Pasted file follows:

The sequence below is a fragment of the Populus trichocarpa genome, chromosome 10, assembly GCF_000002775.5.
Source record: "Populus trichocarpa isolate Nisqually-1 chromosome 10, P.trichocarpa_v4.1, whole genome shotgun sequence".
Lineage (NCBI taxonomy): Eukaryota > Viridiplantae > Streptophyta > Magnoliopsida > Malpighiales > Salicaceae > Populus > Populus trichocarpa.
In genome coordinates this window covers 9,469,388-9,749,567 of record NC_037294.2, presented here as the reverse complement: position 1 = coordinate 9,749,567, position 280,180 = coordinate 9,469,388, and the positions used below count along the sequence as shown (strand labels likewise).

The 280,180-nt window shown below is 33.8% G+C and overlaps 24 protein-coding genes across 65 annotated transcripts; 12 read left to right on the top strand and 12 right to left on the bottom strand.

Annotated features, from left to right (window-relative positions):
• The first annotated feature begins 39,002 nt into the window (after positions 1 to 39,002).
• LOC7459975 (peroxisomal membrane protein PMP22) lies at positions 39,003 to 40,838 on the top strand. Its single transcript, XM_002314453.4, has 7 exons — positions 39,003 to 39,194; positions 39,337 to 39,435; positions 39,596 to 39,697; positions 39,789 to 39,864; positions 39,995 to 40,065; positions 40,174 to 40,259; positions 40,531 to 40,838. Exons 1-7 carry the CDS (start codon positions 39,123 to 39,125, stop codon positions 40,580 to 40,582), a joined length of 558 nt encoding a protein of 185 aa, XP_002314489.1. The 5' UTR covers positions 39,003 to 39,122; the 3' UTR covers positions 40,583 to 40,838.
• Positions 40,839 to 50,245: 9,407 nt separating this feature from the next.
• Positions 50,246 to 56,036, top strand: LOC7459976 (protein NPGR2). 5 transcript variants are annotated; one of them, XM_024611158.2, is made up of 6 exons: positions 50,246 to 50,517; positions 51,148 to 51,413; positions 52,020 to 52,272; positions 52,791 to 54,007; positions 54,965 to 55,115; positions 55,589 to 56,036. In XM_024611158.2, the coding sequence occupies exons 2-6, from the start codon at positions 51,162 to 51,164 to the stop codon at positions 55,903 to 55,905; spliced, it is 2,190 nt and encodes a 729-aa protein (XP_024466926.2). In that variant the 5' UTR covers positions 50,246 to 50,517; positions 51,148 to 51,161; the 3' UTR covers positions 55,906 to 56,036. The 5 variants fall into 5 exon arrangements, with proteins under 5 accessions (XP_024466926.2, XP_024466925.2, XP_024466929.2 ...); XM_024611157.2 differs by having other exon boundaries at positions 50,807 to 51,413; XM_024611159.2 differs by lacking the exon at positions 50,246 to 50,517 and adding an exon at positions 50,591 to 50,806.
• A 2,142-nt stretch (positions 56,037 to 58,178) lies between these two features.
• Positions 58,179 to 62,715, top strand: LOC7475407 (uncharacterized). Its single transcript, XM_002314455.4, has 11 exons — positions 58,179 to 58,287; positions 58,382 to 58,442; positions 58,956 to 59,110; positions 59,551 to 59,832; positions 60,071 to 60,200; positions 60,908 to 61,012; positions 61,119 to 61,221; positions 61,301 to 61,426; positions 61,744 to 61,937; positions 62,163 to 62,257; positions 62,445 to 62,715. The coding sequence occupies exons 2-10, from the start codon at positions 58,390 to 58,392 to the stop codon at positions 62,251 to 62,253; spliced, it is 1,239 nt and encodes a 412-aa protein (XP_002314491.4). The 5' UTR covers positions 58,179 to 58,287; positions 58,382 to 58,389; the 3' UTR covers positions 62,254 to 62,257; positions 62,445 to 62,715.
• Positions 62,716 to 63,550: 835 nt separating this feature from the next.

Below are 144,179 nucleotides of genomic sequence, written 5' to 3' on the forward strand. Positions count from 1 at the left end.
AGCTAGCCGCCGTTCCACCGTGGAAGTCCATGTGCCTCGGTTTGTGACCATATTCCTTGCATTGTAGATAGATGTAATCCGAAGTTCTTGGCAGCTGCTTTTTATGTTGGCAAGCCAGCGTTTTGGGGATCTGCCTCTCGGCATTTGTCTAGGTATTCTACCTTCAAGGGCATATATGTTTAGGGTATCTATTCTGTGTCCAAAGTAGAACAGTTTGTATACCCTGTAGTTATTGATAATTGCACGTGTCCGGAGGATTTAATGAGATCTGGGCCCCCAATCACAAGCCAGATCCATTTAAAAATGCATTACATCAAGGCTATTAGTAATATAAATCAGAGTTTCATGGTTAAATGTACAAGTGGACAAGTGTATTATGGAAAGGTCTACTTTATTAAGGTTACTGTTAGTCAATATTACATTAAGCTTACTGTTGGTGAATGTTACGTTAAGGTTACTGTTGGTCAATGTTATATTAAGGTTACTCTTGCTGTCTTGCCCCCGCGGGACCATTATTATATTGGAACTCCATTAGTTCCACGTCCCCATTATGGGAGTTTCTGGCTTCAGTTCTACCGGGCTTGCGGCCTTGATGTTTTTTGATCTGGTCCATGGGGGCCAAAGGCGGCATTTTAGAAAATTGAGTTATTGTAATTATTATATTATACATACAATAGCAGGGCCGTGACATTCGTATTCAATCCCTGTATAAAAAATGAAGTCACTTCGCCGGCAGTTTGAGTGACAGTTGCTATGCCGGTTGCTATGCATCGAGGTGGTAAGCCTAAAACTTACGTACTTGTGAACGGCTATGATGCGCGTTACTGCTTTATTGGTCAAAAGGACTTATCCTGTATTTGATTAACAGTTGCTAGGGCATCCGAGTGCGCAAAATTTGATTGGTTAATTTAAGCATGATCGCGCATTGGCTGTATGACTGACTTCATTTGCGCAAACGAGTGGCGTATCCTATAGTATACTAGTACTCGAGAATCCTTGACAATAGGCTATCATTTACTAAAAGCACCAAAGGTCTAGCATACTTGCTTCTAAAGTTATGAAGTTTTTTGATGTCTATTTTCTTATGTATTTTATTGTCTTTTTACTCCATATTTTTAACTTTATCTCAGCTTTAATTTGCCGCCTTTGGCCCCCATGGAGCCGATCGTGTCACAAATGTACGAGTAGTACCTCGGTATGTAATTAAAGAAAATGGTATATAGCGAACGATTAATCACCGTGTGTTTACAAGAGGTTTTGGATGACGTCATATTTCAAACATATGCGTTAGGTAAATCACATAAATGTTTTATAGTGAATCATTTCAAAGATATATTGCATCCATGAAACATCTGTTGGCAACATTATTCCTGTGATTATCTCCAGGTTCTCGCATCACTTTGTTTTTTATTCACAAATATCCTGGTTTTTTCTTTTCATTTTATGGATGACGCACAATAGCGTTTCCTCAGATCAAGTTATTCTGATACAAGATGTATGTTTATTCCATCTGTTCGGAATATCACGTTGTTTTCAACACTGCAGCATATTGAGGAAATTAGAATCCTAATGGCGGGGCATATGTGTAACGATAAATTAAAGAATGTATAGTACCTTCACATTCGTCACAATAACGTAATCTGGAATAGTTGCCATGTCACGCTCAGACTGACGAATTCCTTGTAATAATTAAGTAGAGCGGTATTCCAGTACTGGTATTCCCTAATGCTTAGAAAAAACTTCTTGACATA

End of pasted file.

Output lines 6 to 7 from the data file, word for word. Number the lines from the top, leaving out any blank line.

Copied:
Annotated features, from left to right (window-relative positions):
• The first annotated feature begins 39,002 nt into the window (after positions 1 to 39,002).